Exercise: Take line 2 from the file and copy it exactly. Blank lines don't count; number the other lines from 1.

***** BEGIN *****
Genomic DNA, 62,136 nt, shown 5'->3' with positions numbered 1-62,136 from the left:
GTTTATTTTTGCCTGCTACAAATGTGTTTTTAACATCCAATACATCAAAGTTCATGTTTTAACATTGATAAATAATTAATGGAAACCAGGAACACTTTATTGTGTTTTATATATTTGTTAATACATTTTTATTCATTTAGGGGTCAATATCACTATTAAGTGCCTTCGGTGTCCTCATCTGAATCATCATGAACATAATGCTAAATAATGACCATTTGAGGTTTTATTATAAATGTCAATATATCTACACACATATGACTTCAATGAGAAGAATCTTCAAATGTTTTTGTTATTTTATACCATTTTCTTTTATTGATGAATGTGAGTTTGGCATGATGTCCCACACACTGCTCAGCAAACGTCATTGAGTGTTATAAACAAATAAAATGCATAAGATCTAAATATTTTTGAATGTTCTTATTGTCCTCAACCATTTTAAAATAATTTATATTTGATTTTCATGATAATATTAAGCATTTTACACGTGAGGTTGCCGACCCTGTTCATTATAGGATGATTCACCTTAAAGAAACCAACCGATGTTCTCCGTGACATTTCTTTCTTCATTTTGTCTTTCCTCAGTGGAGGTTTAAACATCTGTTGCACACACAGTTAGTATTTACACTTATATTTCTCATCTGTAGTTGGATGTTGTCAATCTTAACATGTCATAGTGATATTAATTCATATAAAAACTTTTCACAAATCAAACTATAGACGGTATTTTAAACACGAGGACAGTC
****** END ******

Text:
GTTTATTTTTGCCTGCTACAAATGTGTTTTTAACATCCAATACATCAAAGTTCATGTTTTAACATTGATAAATAATTAATGGAAACCAGGAACACTTTATTGTGTTTTATATATTTGTTAATACATTTTTATTCATTTAGGGGTCAATATCACTATTAAGTGCCTTCGGTGTCCTCATCTGAATCATCATGAACATAATGCTAAATAATGACCATTTGAGGTTTTATTATAAATGTCAATATATCTACACACATATGACTTCAATGAGAAGAATCTTCAAATGTTTTTGTTATTTTATACCATTTTCTTTTATTGATGAATGTGAGTTTGGCATGATGTCCCACACACTGCTCAGCAAACGTCATTGAGTGTTATAAACAAATAAAATGCATAAGATCTAAATATTTTTGAATGTTCTTATTGTCCTCAACCATTTTAAAATAATTTATATTTGATTTTCATGATAATATTAAGCATTTTACACGTGAGGTTGCCGACCCTGTTCATTATAGGATGATTCACCTTAAAGAAACCAACCGATGTTCTCCGTGACATTTCTTTCTTCATTTTGTCTTTCCTCAGTGGAGGTTTAAACATCTGTTGCACACACAGTTAGTATTTACACTTATATTTCTCATCTGTAGTTGGATGTTGTCAATCTTAACATGTCATAGTGATATTAATTCATATAAAAACTTTTCACAAATCAAACTATAGACGGTATTTTAAACACGAGGACAGTC